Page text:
Pros
  • Hot reload: you can see the results of your changes almost instantly.
  • Speed: fast execution and startup times.
  • High-performing native experience: the UI refreshes up to 60 fps animations.
  • Direct access to native code: you can import libraries and use native APIs.
  • Fantastic testing and performance profiling support. 
Cons
  • Relatively young: not as much support as other frameworks. 
  • Less features: less available plug-ins.  
Apps Built With Flutter

  • Google Ads
  • Alibaba 
  • Top Goals
Conclusion  

If you're a developer with a JS background, React Native's big community will speed up the learning process and is a quick way to familiarize yourself with mobile development.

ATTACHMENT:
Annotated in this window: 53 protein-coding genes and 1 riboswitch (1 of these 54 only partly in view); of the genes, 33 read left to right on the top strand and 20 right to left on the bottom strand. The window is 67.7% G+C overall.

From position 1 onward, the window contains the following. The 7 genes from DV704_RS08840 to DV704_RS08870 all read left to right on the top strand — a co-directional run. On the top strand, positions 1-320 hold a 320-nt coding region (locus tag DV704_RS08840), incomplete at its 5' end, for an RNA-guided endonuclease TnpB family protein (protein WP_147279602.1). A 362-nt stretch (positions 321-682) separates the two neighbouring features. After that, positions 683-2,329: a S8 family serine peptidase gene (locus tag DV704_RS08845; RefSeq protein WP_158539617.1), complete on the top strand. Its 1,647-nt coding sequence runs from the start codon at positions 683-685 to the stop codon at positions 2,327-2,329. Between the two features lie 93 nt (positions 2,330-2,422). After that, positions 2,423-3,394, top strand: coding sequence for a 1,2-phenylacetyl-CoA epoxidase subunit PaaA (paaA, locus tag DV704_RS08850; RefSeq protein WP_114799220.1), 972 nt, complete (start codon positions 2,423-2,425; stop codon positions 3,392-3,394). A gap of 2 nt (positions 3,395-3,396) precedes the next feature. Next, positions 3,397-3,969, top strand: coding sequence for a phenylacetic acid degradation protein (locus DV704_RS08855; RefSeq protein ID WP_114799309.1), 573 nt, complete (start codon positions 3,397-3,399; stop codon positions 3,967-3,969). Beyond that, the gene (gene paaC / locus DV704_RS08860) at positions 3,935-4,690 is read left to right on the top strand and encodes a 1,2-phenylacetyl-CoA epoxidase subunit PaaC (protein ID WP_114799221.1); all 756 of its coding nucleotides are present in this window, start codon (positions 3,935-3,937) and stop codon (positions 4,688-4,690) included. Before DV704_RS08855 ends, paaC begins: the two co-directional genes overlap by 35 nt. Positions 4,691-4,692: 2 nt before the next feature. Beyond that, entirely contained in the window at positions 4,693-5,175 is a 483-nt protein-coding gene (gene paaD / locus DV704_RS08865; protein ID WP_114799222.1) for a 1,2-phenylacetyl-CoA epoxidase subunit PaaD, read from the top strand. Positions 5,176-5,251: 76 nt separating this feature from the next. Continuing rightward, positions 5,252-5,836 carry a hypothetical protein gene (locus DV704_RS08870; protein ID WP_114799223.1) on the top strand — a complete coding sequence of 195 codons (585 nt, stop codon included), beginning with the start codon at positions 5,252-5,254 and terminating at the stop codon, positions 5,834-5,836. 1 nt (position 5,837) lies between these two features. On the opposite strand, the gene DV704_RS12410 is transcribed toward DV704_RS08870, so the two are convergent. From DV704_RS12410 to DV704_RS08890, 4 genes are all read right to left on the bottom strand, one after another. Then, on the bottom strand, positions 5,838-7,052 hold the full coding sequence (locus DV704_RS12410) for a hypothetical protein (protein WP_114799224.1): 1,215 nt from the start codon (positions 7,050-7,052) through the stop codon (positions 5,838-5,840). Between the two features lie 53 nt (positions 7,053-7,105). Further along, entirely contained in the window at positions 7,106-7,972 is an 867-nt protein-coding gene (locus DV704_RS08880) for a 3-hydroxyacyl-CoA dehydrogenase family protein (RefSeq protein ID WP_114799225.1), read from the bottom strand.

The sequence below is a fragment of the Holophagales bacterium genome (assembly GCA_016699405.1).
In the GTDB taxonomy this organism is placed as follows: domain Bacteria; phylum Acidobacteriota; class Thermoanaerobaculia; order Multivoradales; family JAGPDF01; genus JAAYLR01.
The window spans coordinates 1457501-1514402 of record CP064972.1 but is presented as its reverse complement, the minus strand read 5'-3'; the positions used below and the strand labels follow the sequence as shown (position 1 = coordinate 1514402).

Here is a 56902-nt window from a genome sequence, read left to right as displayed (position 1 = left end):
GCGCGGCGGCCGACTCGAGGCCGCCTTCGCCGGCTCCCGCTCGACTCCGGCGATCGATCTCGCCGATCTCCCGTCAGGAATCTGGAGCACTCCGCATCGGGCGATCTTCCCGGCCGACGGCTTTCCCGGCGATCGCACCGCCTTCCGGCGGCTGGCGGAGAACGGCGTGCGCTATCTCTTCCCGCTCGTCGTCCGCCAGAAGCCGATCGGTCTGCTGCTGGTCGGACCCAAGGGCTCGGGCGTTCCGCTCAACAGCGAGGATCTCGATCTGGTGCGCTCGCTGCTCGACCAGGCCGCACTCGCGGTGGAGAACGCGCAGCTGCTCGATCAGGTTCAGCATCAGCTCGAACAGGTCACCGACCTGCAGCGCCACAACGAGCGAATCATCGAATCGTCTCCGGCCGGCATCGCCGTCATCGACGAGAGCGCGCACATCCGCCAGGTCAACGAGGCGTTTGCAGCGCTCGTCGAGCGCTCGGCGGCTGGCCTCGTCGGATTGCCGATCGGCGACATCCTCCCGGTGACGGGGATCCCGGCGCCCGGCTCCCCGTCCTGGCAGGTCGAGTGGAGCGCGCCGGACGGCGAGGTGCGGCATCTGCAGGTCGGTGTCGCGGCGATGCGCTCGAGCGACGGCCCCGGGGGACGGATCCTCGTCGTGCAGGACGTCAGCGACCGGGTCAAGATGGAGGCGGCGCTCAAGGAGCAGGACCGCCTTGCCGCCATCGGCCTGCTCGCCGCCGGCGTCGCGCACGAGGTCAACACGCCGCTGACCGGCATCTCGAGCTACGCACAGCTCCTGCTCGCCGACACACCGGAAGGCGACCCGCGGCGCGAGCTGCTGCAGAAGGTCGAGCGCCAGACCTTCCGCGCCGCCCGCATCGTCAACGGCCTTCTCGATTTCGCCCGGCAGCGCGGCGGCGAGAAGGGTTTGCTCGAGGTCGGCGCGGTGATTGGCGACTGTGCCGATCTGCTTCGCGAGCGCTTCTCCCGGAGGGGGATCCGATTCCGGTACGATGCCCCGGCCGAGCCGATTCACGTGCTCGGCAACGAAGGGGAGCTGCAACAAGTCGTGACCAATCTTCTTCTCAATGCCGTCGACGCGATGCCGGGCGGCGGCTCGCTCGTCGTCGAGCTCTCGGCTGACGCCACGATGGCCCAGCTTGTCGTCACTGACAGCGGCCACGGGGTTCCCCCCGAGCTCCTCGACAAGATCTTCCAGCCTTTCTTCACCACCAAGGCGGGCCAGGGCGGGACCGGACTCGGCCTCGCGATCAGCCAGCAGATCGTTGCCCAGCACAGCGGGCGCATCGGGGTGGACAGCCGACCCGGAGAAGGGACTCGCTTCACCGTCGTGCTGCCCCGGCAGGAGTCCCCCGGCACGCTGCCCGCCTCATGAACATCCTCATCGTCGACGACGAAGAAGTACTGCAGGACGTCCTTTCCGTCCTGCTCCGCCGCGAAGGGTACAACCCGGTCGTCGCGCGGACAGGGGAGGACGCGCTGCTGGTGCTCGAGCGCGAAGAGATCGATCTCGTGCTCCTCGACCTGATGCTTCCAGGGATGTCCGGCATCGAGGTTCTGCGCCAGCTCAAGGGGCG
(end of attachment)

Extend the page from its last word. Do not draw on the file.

If you don't mind learning a new language and want to experiment with a new technology that's performance focused, Flutter is the way to go.  

In 2020, we will continue to bring more beyond-Drupal solutions to our clients and can't wait to maximize the capabilities of React Native and Flutter for future projects. Tune in for future blog articles where we teach you how to integrate these solutions with Drupal!

If you want to learn more about Evolving Web and our culture, feel free to visit our careers page

+ more awesome articles by Evolving Web
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OSTraining: 3 Modules to Enhance Drupal 8 Layout Builder

Mon, 2020/01/06 - 5:41pm

When Layout Builder was introduced into Drupal 8 Core, it gave Site Builders a tremendous amount of flexibility previously reserved for Front End Developers (or Themers).  While it represents a major leap for Drupal, there are still some shortcomings in the module, and that's where some great additional contributed modules are really helping.